Naji Abu Nowar • Director
- VENICE 2014: Interview with Naji Abu Nowar, who just received the Orizzonti Award for Best Director for his film Theeb, which depicts the life of Bedouins during World War I
Last weekend, director Naji Abu Nowar received the Orizzonti Award for Best Director at the Venice Film Festival for his first feature-length film Theeb [+see also:
interview: Naji Abu Nowar
film profile]. Theeb is a story about a young Bedouin boy, whose coming of age is greatly hastened as he embarks on a perilous desert journey, during World War I, to guide a British officer to his secret destination.
What is the significance of the word Theeb [Wolf] as a title and the name of your main character?
The Wolf is a very important animal in Bedouin culture. It is an ambiguous creature both revered and feared, an enemy and a friend. There are many songs, poems and stories surrounding the Bedouin’s relationships with Wolves. Indeed if you are nicknamed ‘Wolf ’ in Bedouin culture you have earned respect as a man of daring and cunning, a person who can achieve impossible feats. Because of this the name Theeb is a standard Bedouin name, similar to other revered animals like the Hawk, Falcon and Lion. The ambiguity of a wolf as hero and villain, both feared and respected is something that attracted me as a name for our character. It is both glorious and tragic at the same time.
The Bedouin were included in the creative process?
Absolutely. From the very beginning my producers and I agreed that the only way to make Theeb was to delve into Bedouin life and create something organic from within it. In order to achieve this we moved to the Wadi Rum desert of Jordan to fully immerse ourselves in the world of our story. We spent a year in the village of Shakiriya with some of the last Bedouins to have lived a nomadic life in Jordan. Newly settled, their lives were drastically changing just as the characters in our film. Whereas the elders knew how to ride, track, hunt and find water, the youth were mostly ignorant of these skills, reliant on four-wheel drives, roads and modern plumbing. They grew passionate about our project because they saw it as a way of preserving their culture. So we formed a partnership with the Bedouin where we developed the story together based on our mutual desire for authenticity. As we learned about their folklore and traditions, the drama and depth of our screenplay evolved. Their contribution pushed us past the confines of a formulaic film and into a living, breathing world.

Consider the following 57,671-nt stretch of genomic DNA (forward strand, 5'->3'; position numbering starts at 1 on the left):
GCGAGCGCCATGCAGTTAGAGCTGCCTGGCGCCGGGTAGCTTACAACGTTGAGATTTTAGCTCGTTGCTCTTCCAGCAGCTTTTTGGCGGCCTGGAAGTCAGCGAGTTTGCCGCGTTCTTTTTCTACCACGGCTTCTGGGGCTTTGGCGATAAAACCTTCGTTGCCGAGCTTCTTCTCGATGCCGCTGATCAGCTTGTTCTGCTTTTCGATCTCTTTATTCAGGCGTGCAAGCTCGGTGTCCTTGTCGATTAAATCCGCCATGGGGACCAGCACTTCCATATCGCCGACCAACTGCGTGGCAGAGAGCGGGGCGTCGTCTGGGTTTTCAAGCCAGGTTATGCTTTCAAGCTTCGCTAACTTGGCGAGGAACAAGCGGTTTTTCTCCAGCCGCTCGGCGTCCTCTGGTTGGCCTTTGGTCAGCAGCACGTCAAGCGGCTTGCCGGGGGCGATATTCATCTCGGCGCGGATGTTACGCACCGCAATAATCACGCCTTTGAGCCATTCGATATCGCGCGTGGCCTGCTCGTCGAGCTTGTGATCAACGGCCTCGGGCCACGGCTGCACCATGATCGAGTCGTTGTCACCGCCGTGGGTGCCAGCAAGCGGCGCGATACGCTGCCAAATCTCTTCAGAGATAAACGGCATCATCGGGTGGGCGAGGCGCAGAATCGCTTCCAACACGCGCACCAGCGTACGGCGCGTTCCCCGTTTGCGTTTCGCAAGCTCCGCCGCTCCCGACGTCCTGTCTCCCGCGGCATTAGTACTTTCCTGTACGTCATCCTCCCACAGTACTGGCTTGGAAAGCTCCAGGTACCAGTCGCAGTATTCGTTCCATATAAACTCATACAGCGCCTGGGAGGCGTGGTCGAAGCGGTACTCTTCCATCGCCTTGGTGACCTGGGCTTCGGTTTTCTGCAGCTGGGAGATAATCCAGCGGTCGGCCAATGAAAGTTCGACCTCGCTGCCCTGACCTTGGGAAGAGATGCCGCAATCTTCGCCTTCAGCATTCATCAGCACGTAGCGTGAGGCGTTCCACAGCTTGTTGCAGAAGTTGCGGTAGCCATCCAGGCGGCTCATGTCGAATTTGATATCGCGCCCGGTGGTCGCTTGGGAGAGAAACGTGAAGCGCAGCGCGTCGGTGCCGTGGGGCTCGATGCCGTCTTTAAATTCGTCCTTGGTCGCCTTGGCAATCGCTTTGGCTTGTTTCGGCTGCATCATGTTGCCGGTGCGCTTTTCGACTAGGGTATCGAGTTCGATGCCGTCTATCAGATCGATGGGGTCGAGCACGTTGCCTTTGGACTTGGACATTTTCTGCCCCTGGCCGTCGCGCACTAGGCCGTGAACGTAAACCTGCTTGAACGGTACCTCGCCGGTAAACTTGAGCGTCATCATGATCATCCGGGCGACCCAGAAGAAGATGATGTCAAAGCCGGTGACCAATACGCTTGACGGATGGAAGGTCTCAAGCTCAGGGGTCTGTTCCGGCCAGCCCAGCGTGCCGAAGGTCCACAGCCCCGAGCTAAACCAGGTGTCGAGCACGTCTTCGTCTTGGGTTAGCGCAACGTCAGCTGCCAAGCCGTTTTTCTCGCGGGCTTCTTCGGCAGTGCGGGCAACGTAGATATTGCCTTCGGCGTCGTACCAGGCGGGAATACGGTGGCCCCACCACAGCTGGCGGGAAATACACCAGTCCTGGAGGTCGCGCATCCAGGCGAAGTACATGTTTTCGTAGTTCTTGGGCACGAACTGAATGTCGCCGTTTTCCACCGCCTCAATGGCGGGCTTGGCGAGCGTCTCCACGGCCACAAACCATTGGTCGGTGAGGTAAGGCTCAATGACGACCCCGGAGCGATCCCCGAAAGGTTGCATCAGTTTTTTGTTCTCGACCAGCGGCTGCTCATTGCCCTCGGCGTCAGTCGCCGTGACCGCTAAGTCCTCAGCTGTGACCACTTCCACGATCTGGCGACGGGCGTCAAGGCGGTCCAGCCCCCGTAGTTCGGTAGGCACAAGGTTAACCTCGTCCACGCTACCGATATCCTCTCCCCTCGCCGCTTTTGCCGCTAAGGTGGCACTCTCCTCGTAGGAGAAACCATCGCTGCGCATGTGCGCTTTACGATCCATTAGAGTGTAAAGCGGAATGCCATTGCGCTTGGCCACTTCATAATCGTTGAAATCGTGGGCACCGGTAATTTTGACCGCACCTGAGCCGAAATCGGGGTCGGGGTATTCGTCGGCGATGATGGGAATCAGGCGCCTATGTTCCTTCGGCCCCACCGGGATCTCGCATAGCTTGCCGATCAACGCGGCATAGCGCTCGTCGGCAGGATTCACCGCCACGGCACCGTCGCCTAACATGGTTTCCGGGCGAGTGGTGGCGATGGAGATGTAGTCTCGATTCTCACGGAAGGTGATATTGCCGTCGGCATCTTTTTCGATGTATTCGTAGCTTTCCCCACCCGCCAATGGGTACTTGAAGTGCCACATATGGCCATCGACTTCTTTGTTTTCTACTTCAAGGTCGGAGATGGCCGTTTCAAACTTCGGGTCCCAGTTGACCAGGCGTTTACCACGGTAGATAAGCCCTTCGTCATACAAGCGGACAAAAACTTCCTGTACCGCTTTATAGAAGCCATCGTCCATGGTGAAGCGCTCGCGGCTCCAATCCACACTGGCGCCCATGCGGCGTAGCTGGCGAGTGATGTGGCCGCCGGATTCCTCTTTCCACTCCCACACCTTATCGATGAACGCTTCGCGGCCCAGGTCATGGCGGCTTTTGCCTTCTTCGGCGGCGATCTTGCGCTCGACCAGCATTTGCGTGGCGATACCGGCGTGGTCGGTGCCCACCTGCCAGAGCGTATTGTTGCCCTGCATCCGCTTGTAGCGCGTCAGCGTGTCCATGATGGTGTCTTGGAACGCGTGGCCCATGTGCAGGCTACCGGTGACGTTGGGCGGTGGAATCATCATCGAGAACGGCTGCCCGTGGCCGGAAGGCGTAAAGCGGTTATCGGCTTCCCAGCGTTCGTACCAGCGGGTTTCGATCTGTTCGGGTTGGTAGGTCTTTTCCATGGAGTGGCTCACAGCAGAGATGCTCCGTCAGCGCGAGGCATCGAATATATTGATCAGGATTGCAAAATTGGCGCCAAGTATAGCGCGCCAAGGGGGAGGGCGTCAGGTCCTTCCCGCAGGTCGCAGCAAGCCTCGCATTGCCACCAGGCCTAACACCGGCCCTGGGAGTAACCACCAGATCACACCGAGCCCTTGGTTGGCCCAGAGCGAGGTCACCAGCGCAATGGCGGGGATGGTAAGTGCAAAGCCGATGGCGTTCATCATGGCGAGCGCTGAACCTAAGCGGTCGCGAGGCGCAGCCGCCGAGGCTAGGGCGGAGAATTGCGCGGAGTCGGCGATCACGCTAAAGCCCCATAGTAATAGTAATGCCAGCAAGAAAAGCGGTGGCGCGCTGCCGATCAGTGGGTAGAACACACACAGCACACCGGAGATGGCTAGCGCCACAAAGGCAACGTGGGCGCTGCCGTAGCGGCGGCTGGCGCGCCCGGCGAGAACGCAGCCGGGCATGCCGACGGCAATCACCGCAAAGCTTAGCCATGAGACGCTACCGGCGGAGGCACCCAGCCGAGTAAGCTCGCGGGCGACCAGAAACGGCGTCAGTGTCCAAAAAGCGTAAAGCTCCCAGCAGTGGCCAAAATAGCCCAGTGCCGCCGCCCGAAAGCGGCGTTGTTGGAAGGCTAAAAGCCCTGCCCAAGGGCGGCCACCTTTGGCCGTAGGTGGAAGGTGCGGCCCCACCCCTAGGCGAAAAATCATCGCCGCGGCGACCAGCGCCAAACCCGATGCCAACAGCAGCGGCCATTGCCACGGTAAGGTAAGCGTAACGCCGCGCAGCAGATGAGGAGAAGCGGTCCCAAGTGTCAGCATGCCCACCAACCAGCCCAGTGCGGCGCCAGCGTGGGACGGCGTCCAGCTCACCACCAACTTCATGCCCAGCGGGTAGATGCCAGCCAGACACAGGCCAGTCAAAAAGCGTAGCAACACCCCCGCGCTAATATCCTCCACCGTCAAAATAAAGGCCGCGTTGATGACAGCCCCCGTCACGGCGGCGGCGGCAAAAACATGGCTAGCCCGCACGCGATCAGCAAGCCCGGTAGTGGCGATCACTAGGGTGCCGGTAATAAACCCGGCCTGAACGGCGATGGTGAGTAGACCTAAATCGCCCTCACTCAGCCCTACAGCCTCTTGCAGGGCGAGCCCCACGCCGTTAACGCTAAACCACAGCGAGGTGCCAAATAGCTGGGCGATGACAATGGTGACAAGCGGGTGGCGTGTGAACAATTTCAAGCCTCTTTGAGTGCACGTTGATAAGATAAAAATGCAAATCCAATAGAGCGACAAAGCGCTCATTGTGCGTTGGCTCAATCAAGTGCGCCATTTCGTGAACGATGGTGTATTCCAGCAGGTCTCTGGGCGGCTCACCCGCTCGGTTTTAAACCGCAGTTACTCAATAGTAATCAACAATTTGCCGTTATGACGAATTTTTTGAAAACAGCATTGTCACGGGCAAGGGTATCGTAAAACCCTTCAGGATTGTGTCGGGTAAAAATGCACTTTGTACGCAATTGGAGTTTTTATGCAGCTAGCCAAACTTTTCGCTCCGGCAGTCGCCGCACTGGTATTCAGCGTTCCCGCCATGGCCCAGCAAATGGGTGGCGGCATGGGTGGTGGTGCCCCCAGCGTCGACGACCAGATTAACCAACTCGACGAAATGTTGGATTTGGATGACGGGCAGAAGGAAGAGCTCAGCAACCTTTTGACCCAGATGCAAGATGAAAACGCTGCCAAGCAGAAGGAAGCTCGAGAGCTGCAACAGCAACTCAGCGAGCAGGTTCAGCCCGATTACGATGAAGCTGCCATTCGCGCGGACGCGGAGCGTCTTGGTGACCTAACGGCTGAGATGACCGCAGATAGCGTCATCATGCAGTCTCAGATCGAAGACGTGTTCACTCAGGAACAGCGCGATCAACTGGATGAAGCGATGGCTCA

How was it working with Non-Actors? What was your philosophy?
The Bedouin were only curious but not passionate about acting at the beginning. Their world is about their families, hunting and camels and the cinematic experience held little attraction to them. So it was important for us to make sure the Bedouin actors enjoyed the process and became passionate about the project. To achieve this we began the workshops with fun acting games that made us all laugh and imbued the group with positive energy. We would then slowly raise the level of concentration and effort required to tackle some of the more demanding elements of acting.
How did the acting troupe respond to learning lines?
Some of the cast were illiterate or had little formal education so I knew it would be hard for them to memorize their lines. We concluded that we should give them the general direction and allow them to speak with ease in their own way. This also helped me to achieve the spontaneity and naturalistic performances I was after.
Would you have never thought of winning this prestigious award (Orizzonti Award for Best Director)?
I never imagined we would win this incredible award. Being accepted to the Venice Film Festival was the greatest honour of my life. Then when we got a 10 minute standing ovation in the premiere, I felt like all my dreams had come true. To now win an award and share the same honour with so many incredible filmmakers is mind blowing and I think it is going to take a long time for this to sink in and to actually understand what has happened. All I can do is thank the Jury and entire festival team for the most incredible experience of my life.
To whom do you dedicate this award?
This award belongs to the community of people who came together to make this film. They range from the Bedouin tribes, to young entrepeneurs who invested in the film, to crew members who worked for free on the film, to businesses who sponsored us and funds who gave us grants, to family and friends who did so many different things to help. There are so many people who gave their hearts, passion, time and money to this film. I can't name them all now but they all know who they are and that they own this award just as much as I do. I hope we will all get to work together again in the future. I know who really makes a film and I value the talents of the artists that I work with in every field. So this is their award.